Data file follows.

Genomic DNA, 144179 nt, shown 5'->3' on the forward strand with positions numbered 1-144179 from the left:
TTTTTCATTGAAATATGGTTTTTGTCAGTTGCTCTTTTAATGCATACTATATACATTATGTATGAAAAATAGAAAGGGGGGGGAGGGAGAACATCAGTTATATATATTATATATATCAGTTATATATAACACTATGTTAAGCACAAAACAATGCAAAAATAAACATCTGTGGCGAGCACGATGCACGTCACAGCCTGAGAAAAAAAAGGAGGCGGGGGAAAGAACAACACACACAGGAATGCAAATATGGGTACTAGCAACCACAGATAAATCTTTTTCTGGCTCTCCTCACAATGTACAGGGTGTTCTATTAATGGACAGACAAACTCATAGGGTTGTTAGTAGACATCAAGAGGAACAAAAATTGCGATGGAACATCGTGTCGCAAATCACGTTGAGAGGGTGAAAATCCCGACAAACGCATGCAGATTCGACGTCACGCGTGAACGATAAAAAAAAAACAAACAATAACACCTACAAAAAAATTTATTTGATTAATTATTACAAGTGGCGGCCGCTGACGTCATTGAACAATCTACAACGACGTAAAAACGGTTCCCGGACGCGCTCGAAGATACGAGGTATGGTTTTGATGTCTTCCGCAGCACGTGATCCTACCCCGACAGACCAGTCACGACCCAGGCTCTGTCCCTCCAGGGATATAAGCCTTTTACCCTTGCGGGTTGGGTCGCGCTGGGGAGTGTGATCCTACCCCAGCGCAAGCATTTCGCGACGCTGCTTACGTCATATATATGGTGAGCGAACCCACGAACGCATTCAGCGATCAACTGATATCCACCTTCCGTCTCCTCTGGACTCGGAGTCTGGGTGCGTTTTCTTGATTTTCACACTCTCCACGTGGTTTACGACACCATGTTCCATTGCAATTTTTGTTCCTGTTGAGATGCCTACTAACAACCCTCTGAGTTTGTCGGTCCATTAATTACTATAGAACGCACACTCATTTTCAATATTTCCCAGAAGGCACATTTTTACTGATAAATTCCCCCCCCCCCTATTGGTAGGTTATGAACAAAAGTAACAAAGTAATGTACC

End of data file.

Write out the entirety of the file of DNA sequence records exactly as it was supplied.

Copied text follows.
Genomic DNA, 144179 nt, shown 5'->3' on the forward strand with positions numbered 1-144179 from the left:
TTTTTCATTGAAATATGGTTTTTGTCAGTTGCTCTTTTAATGCATACTATATACATTATGTATGAAAAATAGAAAGGGGGGGGAGGGAGAACATCAGTTATATATATTATATATATCAGTTATATATAACACTATGTTAAGCACAAAACAATGCAAAAATAAACATCTGTGGCGAGCACGATGCACGTCACAGCCTGAGAAAAAAAAGGAGGCGGGGGAAAGAACAACACACACAGGAATGCAAATATGGGTACTAGCAACCACAGATAAATCTTTTTCTGGCTCTCCTCACAATGTACAGGGTGTTCTATTAATGGACAGACAAACTCATAGGGTTGTTAGTAGACATCAAGAGGAACAAAAATTGCGATGGAACATCGTGTCGCAAATCACGTTGAGAGGGTGAAAATCCCGACAAACGCATGCAGATTCGACGTCACGCGTGAACGATAAAAAAAAAACAAACAATAACACCTACAAAAAAATTTATTTGATTAATTATTACAAGTGGCGGCCGCTGACGTCATTGAACAATCTACAACGACGTAAAAACGGTTCCCGGACGCGCTCGAAGATACGAGGTATGGTTTTGATGTCTTCCGCAGCACGTGATCCTACCCCGACAGACCAGTCACGACCCAGGCTCTGTCCCTCCAGGGATATAAGCCTTTTACCCTTGCGGGTTGGGTCGCGCTGGGGAGTGTGATCCTACCCCAGCGCAAGCATTTCGCGACGCTGCTTACGTCATATATATGGTGAGCGAACCCACGAACGCATTCAGCGATCAACTGATATCCACCTTCCGTCTCCTCTGGACTCGGAGTCTGGGTGCGTTTTCTTGATTTTCACACTCTCCACGTGGTTTACGACACCATGTTCCATTGCAATTTTTGTTCCTGTTGAGATGCCTACTAACAACCCTCTGAGTTTGTCGGTCCATTAATTACTATAGAACGCACACTCATTTTCAATATTTCCCAGAAGGCACATTTTTACTGATAAATTCCCCCCCCCCCTATTGGTAGGTTATGAACAAAAGTAACAAAGTAATGTACC